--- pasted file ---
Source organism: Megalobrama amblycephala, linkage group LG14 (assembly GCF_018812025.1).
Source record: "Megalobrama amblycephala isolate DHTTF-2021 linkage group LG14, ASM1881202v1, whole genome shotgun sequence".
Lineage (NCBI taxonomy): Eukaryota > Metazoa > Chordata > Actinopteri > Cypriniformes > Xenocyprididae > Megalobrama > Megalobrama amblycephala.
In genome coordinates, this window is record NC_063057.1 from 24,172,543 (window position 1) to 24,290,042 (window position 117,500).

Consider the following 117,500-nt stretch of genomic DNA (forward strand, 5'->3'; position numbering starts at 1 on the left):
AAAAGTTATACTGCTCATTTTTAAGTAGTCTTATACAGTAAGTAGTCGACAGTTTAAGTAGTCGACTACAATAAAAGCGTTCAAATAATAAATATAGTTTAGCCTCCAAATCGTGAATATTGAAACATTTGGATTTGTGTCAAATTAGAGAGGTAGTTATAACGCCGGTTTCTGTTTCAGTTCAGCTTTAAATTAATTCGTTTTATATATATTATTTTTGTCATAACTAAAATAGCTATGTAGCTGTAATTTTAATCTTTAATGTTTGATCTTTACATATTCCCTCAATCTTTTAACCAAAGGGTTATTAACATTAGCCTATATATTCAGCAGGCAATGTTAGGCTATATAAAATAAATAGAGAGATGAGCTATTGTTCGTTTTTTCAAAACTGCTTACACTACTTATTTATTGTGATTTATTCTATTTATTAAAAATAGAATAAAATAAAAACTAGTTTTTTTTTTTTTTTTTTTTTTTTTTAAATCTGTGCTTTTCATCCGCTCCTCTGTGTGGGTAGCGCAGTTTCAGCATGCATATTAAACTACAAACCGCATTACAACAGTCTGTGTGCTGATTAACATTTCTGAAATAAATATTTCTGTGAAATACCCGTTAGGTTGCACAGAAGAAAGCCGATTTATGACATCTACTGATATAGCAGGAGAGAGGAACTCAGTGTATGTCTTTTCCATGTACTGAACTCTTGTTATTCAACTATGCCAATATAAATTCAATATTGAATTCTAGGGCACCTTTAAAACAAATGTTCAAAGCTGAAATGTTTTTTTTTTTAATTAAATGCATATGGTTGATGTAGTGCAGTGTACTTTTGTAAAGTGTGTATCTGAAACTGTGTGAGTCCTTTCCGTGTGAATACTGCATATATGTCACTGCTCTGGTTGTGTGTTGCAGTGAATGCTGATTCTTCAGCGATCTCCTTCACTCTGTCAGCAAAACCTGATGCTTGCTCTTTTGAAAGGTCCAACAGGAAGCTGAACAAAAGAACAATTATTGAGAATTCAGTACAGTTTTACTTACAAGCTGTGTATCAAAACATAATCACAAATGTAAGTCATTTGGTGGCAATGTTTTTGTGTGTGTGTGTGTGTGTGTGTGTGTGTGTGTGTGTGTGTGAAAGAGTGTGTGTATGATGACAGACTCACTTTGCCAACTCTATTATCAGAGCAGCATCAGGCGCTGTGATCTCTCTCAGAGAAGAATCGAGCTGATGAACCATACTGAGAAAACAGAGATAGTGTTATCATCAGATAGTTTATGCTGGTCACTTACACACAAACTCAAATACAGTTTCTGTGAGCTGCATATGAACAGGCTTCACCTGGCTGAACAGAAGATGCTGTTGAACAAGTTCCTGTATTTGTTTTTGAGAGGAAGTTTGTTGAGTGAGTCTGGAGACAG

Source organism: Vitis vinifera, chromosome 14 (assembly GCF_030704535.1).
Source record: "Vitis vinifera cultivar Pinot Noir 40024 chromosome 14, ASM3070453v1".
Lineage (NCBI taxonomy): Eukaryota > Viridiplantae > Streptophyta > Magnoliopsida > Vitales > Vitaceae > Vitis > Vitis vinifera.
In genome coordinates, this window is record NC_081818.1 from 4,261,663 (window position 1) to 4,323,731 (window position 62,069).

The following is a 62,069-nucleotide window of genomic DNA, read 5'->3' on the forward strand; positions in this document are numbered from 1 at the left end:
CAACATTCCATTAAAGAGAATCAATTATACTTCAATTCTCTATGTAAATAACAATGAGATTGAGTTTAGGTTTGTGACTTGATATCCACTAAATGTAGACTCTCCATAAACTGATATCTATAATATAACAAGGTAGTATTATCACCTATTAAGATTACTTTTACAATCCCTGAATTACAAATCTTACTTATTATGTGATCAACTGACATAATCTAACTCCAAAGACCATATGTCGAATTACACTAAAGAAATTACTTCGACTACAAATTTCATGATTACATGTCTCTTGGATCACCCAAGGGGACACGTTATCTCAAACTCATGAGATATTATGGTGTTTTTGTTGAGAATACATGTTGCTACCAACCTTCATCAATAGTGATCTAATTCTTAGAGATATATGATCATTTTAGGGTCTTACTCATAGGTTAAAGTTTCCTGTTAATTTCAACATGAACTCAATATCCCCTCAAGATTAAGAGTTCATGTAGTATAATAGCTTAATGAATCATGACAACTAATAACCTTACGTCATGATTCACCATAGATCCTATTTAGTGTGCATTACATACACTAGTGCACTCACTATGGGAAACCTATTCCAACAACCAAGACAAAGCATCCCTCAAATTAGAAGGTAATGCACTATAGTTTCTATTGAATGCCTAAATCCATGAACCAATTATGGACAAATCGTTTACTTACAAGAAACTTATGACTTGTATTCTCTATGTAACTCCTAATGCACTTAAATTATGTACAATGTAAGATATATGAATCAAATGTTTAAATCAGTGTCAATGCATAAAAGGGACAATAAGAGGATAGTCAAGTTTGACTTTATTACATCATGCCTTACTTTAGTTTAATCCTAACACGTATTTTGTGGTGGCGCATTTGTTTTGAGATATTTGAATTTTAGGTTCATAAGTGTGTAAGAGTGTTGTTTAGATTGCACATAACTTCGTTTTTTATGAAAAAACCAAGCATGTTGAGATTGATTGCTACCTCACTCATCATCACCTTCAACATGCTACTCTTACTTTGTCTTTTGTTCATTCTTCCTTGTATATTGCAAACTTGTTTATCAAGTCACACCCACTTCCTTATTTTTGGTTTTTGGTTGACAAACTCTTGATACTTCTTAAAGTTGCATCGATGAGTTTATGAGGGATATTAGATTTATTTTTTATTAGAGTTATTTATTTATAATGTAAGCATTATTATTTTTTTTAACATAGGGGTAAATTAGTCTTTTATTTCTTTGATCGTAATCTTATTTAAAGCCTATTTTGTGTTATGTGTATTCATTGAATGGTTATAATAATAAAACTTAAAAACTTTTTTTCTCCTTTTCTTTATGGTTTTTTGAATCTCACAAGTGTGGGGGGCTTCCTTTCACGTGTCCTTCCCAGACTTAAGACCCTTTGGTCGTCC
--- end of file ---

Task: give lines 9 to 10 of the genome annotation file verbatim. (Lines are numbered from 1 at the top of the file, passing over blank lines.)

Lineage (NCBI taxonomy): Eukaryota > Viridiplantae > Streptophyta > Magnoliopsida > Vitales > Vitaceae > Vitis > Vitis vinifera.
In genome coordinates, this window is record NC_081818.1 from 4,261,663 (window position 1) to 4,323,731 (window position 62,069).